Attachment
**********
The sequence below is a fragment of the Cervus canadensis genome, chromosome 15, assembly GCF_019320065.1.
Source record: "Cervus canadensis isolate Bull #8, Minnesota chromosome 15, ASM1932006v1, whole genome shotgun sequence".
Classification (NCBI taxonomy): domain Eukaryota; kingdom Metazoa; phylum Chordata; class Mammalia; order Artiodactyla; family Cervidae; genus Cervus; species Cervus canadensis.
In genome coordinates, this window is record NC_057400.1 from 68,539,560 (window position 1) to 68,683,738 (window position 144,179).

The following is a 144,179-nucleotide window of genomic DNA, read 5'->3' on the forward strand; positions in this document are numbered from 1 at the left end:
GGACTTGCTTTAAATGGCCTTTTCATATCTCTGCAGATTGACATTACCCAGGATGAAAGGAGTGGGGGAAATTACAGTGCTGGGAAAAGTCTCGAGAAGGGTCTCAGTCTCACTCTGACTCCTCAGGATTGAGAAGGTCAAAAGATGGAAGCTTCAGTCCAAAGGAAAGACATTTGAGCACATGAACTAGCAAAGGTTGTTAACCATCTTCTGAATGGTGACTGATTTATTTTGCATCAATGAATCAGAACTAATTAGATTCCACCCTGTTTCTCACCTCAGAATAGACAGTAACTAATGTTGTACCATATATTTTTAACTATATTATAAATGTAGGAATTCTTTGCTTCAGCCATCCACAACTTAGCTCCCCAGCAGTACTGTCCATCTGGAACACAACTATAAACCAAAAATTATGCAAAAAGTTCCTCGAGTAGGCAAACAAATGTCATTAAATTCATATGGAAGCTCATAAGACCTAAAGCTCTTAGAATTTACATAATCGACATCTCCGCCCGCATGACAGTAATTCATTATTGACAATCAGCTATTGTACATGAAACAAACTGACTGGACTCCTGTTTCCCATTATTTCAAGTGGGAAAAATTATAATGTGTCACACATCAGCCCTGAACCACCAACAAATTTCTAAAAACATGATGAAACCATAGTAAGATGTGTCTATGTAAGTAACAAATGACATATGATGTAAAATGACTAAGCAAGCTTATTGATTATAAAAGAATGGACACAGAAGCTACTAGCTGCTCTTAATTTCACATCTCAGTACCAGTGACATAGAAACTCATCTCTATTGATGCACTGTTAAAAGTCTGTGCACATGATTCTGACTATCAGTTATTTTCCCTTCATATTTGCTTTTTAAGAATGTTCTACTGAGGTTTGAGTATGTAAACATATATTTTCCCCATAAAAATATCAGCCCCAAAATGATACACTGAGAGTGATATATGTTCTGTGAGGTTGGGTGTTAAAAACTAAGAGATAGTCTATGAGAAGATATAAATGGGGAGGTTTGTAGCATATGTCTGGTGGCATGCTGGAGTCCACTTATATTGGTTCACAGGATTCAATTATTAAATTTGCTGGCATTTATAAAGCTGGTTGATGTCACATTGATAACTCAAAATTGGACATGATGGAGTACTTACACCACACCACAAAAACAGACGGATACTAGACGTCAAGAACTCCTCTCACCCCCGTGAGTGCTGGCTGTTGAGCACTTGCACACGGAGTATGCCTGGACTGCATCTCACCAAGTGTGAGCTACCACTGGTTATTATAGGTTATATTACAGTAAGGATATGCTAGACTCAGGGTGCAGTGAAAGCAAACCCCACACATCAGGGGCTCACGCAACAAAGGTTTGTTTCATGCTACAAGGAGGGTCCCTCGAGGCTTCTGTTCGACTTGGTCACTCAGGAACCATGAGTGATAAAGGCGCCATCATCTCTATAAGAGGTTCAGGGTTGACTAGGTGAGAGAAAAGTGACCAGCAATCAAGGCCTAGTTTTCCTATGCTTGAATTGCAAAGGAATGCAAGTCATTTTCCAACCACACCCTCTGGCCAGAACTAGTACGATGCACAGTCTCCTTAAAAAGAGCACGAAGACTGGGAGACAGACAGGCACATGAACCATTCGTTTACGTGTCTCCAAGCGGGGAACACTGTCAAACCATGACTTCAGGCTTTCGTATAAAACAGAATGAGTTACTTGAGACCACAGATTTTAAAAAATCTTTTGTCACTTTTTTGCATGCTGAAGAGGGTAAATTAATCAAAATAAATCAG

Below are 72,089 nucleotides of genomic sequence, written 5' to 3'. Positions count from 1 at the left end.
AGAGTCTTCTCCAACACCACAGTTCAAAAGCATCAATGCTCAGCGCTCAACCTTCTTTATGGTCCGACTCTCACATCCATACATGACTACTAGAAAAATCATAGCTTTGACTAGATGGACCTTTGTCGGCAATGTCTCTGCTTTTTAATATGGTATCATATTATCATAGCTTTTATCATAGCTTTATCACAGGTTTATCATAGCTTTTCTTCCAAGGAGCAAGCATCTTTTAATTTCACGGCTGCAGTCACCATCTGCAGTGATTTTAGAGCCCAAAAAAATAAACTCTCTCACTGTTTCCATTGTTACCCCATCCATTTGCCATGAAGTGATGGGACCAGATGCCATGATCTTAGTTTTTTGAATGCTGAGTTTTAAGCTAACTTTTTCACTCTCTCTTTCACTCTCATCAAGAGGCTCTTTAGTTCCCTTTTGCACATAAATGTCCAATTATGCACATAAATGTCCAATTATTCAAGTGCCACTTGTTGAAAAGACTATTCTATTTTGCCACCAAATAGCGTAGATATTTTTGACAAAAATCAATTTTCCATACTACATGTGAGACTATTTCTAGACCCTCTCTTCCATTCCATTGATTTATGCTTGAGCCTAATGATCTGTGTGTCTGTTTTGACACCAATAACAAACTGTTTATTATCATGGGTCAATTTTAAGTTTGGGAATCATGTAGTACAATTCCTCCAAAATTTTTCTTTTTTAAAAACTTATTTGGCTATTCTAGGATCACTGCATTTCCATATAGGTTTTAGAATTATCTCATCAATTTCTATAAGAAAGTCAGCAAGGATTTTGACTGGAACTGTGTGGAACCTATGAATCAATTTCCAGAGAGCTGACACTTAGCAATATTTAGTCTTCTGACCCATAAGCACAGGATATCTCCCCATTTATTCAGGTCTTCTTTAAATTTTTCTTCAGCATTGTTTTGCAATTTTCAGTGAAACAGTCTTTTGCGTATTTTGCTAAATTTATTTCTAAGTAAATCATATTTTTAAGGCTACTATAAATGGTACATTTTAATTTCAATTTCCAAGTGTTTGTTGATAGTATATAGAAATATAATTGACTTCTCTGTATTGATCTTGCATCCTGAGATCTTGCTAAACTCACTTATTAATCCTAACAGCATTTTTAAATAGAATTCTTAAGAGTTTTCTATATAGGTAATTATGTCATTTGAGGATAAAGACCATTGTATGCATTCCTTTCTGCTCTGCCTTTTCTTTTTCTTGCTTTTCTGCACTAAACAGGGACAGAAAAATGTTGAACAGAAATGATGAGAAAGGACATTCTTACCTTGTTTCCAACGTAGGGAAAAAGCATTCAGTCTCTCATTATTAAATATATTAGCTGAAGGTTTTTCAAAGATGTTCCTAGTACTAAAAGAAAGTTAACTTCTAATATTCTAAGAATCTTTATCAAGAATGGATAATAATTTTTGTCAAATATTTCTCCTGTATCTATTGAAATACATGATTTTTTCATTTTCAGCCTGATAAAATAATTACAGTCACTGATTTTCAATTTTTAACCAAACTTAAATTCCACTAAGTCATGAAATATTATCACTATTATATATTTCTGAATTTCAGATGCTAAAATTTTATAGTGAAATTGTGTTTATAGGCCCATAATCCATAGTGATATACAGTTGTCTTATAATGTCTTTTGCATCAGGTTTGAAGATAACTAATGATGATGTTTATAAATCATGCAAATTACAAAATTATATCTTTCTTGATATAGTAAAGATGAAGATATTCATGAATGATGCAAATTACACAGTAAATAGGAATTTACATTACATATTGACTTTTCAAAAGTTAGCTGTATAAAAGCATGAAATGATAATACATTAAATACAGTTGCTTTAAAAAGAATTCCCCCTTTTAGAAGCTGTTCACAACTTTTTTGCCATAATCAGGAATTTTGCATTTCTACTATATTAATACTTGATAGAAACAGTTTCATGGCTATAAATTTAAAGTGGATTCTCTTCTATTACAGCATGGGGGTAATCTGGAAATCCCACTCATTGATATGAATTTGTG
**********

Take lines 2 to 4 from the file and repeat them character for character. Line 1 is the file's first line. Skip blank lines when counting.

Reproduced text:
Source record: "Cervus canadensis isolate Bull #8, Minnesota chromosome 15, ASM1932006v1, whole genome shotgun sequence".
Classification (NCBI taxonomy): domain Eukaryota; kingdom Metazoa; phylum Chordata; class Mammalia; order Artiodactyla; family Cervidae; genus Cervus; species Cervus canadensis.
In genome coordinates, this window is record NC_057400.1 from 68,539,560 (window position 1) to 68,683,738 (window position 144,179).